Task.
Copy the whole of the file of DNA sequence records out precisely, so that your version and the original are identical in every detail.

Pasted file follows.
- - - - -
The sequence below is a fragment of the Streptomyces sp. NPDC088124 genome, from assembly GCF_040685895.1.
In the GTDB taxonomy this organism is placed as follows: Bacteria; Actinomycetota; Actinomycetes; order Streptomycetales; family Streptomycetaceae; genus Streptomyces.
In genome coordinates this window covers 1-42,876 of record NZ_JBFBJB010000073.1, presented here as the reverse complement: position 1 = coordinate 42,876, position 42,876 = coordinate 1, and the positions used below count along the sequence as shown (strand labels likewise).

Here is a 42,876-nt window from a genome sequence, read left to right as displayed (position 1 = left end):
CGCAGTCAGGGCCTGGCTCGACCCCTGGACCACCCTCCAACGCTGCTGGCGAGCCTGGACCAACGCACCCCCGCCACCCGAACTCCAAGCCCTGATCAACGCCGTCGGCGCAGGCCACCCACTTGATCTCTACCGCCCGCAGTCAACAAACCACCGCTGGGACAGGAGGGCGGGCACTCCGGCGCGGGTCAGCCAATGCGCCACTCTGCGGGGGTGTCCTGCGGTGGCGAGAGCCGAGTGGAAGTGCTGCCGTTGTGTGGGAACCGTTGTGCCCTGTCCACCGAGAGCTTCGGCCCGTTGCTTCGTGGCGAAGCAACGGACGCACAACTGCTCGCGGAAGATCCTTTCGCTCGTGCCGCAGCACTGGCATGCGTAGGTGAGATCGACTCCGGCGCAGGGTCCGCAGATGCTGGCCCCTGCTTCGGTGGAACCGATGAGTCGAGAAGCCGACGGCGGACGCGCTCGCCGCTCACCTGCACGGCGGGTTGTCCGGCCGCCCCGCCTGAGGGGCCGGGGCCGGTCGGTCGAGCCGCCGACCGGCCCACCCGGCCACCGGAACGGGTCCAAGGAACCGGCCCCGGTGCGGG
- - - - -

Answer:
The sequence below is a fragment of the Streptomyces sp. NPDC088124 genome, from assembly GCF_040685895.1.
In the GTDB taxonomy this organism is placed as follows: Bacteria; Actinomycetota; Actinomycetes; order Streptomycetales; family Streptomycetaceae; genus Streptomyces.
In genome coordinates this window covers 1-42,876 of record NZ_JBFBJB010000073.1, presented here as the reverse complement: position 1 = coordinate 42,876, position 42,876 = coordinate 1, and the positions used below count along the sequence as shown (strand labels likewise).

Here is a 42,876-nt window from a genome sequence, read left to right as displayed (position 1 = left end):
CGCAGTCAGGGCCTGGCTCGACCCCTGGACCACCCTCCAACGCTGCTGGCGAGCCTGGACCAACGCACCCCCGCCACCCGAACTCCAAGCCCTGATCAACGCCGTCGGCGCAGGCCACCCACTTGATCTCTACCGCCCGCAGTCAACAAACCACCGCTGGGACAGGAGGGCGGGCACTCCGGCGCGGGTCAGCCAATGCGCCACTCTGCGGGGGTGTCCTGCGGTGGCGAGAGCCGAGTGGAAGTGCTGCCGTTGTGTGGGAACCGTTGTGCCCTGTCCACCGAGAGCTTCGGCCCGTTGCTTCGTGGCGAAGCAACGGACGCACAACTGCTCGCGGAAGATCCTTTCGCTCGTGCCGCAGCACTGGCATGCGTAGGTGAGATCGACTCCGGCGCAGGGTCCGCAGATGCTGGCCCCTGCTTCGGTGGAACCGATGAGTCGAGAAGCCGACGGCGGACGCGCTCGCCGCTCACCTGCACGGCGGGTTGTCCGGCCGCCCCGCCTGAGGGGCCGGGGCCGGTCGGTCGAGCCGCCGACCGGCCCACCCGGCCACCGGAACGGGTCCAAGGAACCGGCCCCGGTGCGGG